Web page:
104 Worst Things Seen During Structural Inspections (New Pics)

When was the last time you had your home or business inspected, pandas? Be honest, was it last month, or was it three weeks before you moved into the building nine years ago? We tend to assume that everything is just fine with any structure we enter because well, frankly, the idea of the roof collapsing on top of us or the floor caving in isn’t something most of us want to imagine. But unfortunately, buildings don’t last forever, so to ensure that we’ve chosen a safe space to conduct our business or live our lives, those places need to be inspected every now and then.

And who better to inspect your building than Alpha Structural, Inc.? Alpha Structural is a leader in the engineering and construction of foundation and hillside repairs, and a popular presence on the internet thanks to their social media accounts. Below, we’ve gathered photos from their famous Imgur account, featuring some of the most bizarre and shocking things structural inspectors have discovered while on the job, so we hope you enjoy these pics and remember to always have those inspections done on time.


Keep reading to also find an interview with Ben Reinhart, Vice President of Marketing for Alpha Structural, and be sure to upvote the photos you find most surprising. Then, if you’re interested in checking out Bored Panda’s previous articles featuring Alpha Structural, you can find the most recent ones right here and here!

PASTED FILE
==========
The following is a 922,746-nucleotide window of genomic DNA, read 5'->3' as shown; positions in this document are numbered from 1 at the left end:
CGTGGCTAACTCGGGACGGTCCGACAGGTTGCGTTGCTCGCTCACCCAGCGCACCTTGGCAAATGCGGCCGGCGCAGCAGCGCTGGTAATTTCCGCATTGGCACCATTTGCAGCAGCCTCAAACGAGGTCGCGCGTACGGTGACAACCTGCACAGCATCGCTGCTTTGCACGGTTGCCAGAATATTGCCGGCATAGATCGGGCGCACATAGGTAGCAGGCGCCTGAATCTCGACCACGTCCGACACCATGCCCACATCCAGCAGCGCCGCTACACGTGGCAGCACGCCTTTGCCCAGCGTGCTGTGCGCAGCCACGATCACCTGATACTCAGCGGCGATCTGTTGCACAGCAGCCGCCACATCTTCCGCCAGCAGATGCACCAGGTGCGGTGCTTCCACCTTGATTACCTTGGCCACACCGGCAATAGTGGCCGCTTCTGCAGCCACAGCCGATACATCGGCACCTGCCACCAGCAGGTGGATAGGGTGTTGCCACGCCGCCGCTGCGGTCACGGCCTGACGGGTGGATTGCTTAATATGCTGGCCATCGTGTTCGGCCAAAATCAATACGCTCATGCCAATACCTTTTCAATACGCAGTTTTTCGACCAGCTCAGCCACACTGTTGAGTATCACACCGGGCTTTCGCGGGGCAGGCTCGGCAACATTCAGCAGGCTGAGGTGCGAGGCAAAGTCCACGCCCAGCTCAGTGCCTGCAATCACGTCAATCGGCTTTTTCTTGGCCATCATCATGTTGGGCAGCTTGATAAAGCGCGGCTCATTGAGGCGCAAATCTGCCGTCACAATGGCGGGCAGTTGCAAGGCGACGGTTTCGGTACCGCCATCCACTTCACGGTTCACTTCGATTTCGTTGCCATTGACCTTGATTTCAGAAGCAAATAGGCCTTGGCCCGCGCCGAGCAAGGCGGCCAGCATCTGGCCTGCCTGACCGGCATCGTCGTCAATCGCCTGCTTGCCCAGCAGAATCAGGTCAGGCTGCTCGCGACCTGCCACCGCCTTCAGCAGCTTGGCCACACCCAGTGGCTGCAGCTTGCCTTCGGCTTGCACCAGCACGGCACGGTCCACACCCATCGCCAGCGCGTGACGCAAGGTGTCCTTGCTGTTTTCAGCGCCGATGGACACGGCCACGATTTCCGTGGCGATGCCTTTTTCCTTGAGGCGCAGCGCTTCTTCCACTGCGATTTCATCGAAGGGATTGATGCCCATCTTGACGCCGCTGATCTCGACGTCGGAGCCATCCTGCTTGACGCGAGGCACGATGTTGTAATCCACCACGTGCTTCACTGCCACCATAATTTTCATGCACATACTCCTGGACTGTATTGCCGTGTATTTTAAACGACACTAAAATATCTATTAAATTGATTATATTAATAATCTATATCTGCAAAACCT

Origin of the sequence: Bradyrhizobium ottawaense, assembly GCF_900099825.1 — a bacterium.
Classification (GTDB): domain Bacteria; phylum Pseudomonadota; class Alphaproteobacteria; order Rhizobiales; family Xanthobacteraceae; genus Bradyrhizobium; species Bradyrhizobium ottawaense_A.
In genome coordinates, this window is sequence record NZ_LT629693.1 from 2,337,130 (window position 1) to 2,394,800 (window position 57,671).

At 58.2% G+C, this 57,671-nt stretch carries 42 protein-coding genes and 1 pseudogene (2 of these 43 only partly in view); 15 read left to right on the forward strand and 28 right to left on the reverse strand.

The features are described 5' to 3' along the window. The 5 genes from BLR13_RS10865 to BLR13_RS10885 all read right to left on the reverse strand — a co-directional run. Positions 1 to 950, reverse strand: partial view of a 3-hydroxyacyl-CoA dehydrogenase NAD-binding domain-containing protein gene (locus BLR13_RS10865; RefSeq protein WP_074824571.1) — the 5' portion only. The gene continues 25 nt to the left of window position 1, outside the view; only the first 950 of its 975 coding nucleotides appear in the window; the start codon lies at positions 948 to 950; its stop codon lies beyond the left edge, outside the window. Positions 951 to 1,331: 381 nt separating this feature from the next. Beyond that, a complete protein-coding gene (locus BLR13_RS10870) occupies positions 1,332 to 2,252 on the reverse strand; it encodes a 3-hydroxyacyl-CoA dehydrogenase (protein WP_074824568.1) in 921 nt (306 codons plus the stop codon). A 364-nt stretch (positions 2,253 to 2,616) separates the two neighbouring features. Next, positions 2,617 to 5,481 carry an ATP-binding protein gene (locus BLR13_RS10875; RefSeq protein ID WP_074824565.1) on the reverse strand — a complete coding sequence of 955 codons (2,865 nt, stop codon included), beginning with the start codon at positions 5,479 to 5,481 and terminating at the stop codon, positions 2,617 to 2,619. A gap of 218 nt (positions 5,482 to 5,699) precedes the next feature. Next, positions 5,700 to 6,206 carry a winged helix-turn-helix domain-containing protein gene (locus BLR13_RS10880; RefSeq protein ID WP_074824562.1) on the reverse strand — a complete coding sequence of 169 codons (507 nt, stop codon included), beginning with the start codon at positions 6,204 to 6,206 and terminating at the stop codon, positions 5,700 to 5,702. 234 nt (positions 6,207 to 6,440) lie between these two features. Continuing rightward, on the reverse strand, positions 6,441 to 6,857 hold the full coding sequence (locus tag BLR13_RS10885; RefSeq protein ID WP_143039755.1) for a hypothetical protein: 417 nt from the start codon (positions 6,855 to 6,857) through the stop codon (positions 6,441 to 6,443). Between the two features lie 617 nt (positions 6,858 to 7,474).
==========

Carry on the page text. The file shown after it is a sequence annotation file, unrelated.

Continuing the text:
More info: AlphaStructural.com | Facebook | Instagram | Twitter | Imgur

#1


"I'm on the edge" - Lady Gaga


Image credits: AlphaStructural


#2


Who else is bummed they missed this party?


Image credits: AlphaStructural


#3


9 lives just aren’t enough.


For mummification to occur, the body must be exposed to certain conditions, including chemicals, low humidity or a lack of air, which prevent the tissue from decaying. 


Crawlspaces can in fact provide just the right mix for a body to mummify. I don't know what to do with this information.


Image credits: AlphaStructural


Alpha Structural is a Los Angeles based leader in foundation repair whose mission is “to engineer and build the most precise, practical and responsible repair for our customer’s property, in conformance with State and Local Building Codes and with their budget in mind, so that they may realize their goals concerning the correction of their property.” It was started by David Tourjé, who had built many custom hillside homes in the 1980s and decided to specialize in foundation and hillside repairs due to the increasing demand.  


Alpha Structural has now been going strong for decades, becoming the number one choice for Foundation Engineering and Repair, Landslide Repair, Earthquake and Structural Rehabilitation Contractor in the Los Angeles area. “Our production staff has over 850 years of experience and all of it is hard-core and down-in-the-trenches, not managed from behind a computer,” their website states. “Our in-house engineers and technicians are among the most experienced in all of Southern California. If that’s not enough for you, here are just a few more reasons why you should choose us for all your foundation needs.”


#4


Moisture in your crawlspace is never a good thing as it causes wood to decay. It is also an ideal habitat for mushrooms and mold


Image credits: AlphaStructural


#5


Is it just Los Angeles drivers or does this happen everywhere? At least the driver miraculously just hit the garage and not the rooms where people were sleeping.


Image credits: AlphaStructural


#6


Still selling for one million dollars…